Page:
12 October 2009Add to My Folder
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Venture into the undergrowth and meet some surprising creatures, with these ideas and activities in the last in our phonics series
Image © Lisa Valder/www.istockphoto.com
Alphabets are a key resource in any educational setting. Working with alphabets gives all children the opportunity to encounter letters and sounds with which they are familiar – perhaps from knowledge of their names, or those of their friends, family or pets. It is empowering for young children to know letter names from an early stage, as it gives them a means to talk about the discoveries and observations that they are making as their awareness of written language grows and develops.
m is for me! by Helen Bromley (Yellow Door, £25) shows you how to create personalised alphabets with children, and also provides two ready-made onscreen alphabets, based around children’s predictable centres of interest. This month’s article looks at the minibeast alphabet.
1. It’s a bug’s world
Download the free minibeast sample letter pages ‘m is for me: GOCK’ (available in SMART Notebook, Promethean Flipchart and PowerPoint® See also m is for me! Show me how for instructions on how to add children’s voices and hyperlinks to the Powerpoint presentation.) The four minibeast sample pages, which focus on the letters G, O, C and K, include a photo and an editable text box. Share these pages with the children in either large or small groups and make sure they are able to access the pages independently. Listen to the kinds of conversations that the pages stimulate, and make a note of what the children know and understand about sound/symbol relationships.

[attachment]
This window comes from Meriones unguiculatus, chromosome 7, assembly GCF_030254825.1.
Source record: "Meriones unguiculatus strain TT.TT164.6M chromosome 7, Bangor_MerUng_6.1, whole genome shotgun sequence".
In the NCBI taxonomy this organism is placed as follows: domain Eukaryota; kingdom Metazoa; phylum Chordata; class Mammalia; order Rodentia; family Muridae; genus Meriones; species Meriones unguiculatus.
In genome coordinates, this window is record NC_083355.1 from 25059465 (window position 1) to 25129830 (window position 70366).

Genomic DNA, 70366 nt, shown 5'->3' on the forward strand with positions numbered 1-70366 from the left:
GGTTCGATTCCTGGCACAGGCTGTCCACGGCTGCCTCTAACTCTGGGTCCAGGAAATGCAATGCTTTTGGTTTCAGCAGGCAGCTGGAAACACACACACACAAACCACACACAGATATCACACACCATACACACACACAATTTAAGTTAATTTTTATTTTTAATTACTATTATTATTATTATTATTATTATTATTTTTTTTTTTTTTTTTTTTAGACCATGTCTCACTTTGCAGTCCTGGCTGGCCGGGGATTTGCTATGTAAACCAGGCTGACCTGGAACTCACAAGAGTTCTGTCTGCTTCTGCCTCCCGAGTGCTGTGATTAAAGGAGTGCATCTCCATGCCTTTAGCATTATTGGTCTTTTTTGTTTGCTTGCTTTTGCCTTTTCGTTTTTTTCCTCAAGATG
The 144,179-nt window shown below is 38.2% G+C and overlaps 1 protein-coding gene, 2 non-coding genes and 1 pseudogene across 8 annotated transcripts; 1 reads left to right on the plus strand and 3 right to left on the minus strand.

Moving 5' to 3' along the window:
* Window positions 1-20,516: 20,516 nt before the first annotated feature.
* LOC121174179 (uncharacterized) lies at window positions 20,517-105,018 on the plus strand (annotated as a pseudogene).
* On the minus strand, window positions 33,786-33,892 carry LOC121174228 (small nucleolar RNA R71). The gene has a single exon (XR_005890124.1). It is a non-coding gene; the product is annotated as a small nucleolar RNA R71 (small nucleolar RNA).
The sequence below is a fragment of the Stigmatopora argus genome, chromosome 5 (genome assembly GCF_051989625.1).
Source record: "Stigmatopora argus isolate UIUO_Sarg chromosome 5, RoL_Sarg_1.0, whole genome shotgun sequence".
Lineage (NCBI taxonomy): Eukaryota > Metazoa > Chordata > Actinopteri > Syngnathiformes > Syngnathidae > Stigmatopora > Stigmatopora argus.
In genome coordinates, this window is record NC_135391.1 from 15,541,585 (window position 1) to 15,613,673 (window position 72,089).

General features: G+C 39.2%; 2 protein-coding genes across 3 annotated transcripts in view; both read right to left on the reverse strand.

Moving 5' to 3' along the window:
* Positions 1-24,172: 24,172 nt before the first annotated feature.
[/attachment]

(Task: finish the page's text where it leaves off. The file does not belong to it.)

It is not expected that children will be able to identify all of the minibeasts on the sample letter pages immediately. Some of the species will be familiar, others will be new. It’s best to regard this as a teaching opportunity, rather than a problem! Young children are always excited to learn new words and discover fascinating facts. You will have a wonderful time talking about the unfamiliar creatures, extending their vocabulary and stimulating curiosity. It will encourage the children to ask questions about what they don’t know, and offer lots of purposeful opportunities for discussion and research.
Personalising letter pages
- Use the children’s voices to record the text featured on the sample letter pages (with adult support where necessary) and upload the sound bites to the pages. If you need help with this, go to the instructions page and click on the ‘Show me how’ links for a step-by-step tutorial.
- An extra dimension can be added to the minibeast alphabet by inserting carefully selected hyperlinks to clips of moving bugs that can be found on the internet. Hyperlinks are quick and easy to create; the ‘Show me how’ links will guide you through this process, too.